[In Finnish, see below]
Would you like to shake up your thinking about what teaching and learning could be like? Kumpula Learning Together Colloquium invites you to ponder these themes. The events don’t give you answers but rather aim to raise questions and ideas regarding how we teach and learn. What are the needs of the future working life and society for education? What happens when studying and learning are never-ending processes? How does digitalisation change the way we learn – or globalisation? What if teachers and students would together form a learning network, and what if alumni and companies could join the learning community?
The events are open to both staff and students. We kindly ask you to register for catering purposes, and you can at the same time sign up for announcements of future events. However, participation without registration is also possible.
Introduction of the series as a video recording, by Vice-dean Hannu Toivonen in the first event 29th January 2020.
Kumpula Learning Together colloquium will continue in autumn 2020.
Wed, 29 Jan 2020, at 14:15 in Exactum A111
Jaakko Kurhila, Chief Digital Officer, University of Helsinki:
“Tensions Rising for the Eternal Ivory Tower: Education as a Service”
Video recording of Kurhila’s talk, 75 min
Jaakko Kurhila (PhD in Computer Science 2003) works as a Chief Digital Officer at the University of Helsinki. Prior to this position, he was the Director of University of Helsinki Open University. From 2008 to 2015 he was the head of studies at the Department of Computer Science at the University of Helsinki. His background is in adaptive educational systems and collaborative e-learning. He was the chairman of the University of Helsinki Teacher’s Academy (2015-2016), an academy formed from the top educators within the University of Helsinki. He is an eager proponent of excellence in education.
- Universities have honed their skills to select and cultivate people to do research (i.e. advance science). And it is aital that universities uphold that skill!
- There are new players in the business of education. Some of these make very lucrative career promises, and give “guarantees” for e.g. employment.
- If university education starts to feel not meaningful enough for the majority of students (compared to the new education businesses), universities start losing student.
- We, as universities, must keep our education and learning environments meaningful and purposeful. The best way to ensure that is to make the university more connected with the outside society and lower the boundaries to access the university.
Thu, 6 Feb 2020, at 15:00 in Exactum CK112
Teemu Roos, Professor of Computer Science, University of Helsinki:
“Same but different – Making online education scalable but personal”
Video recording of Roos’ talk, 47 min
Teemu Roos is professor of Computer Science (Artificial Intelligence and Data Science) in the University of Helsinki. His Elements of AI, a massive open online course for non-experts has more than 300 000 participants.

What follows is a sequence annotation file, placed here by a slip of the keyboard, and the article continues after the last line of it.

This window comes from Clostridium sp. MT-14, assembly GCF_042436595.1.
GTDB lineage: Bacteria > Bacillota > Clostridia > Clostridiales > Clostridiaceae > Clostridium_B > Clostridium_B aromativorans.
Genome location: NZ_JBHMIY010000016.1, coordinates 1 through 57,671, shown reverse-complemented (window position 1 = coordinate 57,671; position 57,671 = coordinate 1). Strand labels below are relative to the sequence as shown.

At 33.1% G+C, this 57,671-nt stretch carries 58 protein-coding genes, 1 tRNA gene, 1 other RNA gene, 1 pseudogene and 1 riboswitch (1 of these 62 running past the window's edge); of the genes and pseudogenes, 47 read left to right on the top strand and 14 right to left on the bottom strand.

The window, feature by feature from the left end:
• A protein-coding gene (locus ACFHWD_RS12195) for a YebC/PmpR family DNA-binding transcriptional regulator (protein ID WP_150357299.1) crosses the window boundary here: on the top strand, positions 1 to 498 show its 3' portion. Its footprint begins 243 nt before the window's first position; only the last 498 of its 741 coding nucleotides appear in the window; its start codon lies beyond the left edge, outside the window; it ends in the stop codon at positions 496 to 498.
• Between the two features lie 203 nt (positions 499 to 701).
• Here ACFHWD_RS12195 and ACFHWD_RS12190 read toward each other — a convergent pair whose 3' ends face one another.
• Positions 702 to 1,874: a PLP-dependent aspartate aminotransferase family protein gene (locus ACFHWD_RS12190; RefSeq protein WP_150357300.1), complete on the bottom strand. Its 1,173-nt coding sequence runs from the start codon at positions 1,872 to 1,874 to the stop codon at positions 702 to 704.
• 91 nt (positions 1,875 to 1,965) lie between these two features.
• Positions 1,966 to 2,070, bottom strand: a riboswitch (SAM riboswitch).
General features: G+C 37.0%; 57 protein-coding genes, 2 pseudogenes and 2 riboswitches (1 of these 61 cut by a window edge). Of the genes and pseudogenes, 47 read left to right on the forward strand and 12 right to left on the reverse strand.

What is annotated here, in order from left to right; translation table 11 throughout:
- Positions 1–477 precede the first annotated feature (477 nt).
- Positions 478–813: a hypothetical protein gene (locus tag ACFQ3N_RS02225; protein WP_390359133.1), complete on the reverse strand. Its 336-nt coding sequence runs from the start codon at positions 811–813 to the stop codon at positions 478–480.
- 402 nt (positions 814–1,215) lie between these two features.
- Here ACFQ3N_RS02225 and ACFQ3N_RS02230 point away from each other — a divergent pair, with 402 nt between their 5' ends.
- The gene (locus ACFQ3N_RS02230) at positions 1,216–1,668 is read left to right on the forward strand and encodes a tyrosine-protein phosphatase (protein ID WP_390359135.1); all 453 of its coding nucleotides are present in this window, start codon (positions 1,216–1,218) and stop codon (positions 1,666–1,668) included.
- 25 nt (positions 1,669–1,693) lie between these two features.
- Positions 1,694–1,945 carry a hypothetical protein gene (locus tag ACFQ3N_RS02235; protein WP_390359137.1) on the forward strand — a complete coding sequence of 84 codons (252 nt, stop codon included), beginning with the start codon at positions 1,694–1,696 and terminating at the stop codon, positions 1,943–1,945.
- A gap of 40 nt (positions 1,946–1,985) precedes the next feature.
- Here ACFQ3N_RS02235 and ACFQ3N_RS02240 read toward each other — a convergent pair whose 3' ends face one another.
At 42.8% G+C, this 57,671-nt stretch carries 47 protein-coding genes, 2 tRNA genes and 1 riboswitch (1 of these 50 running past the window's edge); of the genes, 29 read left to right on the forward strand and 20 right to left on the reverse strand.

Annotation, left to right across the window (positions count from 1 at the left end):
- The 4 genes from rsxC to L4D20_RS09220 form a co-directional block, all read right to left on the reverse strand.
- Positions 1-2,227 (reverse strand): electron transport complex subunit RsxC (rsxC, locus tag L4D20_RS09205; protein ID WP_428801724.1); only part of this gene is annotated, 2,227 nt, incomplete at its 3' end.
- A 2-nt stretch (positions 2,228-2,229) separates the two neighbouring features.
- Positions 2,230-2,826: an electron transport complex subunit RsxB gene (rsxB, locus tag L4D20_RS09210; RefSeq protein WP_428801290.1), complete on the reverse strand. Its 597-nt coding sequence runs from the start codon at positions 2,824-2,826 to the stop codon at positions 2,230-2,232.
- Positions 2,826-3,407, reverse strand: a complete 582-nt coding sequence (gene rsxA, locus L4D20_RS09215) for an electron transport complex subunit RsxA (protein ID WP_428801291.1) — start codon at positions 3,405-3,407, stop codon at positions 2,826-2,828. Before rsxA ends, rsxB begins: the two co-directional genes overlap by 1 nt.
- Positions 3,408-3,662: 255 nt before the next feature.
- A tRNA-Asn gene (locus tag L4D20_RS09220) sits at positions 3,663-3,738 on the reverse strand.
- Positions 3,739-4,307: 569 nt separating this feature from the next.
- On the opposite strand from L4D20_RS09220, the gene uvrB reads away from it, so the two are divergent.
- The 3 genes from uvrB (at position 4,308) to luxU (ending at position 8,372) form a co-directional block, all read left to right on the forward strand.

Mon, 24 Feb 2020, at 15:00 (coffee at 14:30), in Exactum B123
Kristiina Mäkelä, Professor of International Business, Aalto University
“Changing nature of work”
Video recording of Mäkelä’s talk, 56 min
Kristiina Mäkelä (PhD) is Professor of International Business at Aalto University School of Business and Provost of Aalto University. Her research focuses on Human Resource Management and Future of Work-related issues, including people management in multinational corporations.She is an active researcher and a sought-after teacher and key-note speaker both in Finland and internationally. Since December 2017, she has taken on leadership responsibilities at Aalto, being in charge for all academic activities at the university.
Mon, 2 Mar 2020, at 14:15, in Physicum D101
Veli-Pekka Luoma, ICT Executive, Nokia SW Digital Intelligence:
“Learning to be creative”
Video recording of Luoma’s talk, 58 min
Veli-Pekka Luoma, ICT Executive in Nokia SW Intelligence, is excited to use technology to enhance humanity, and make it work via process called “business”. He has observed creativity in small and large organizations, in different cultures, and he is enjoying to predict what will be valuable skill and resource for tomorrow.
- Advanced collaboration skills has been said to be one major skill to separate Homo Sapiens from animals in terms of forming the world. The quickest results of collaboration are achieved when the target is simple and understood, the environment stabile, the tools are known and roles clear. The luxury of harmony is rarely present, so how we cope with increasing phase of change. As individuals, and as different size of teams forming societies, companies, tribes, cultures, nations.
- The evolution of technology is bringing machines closer to us as colleagues, even managers and customers. How we interact with those, while safeguarding the human values?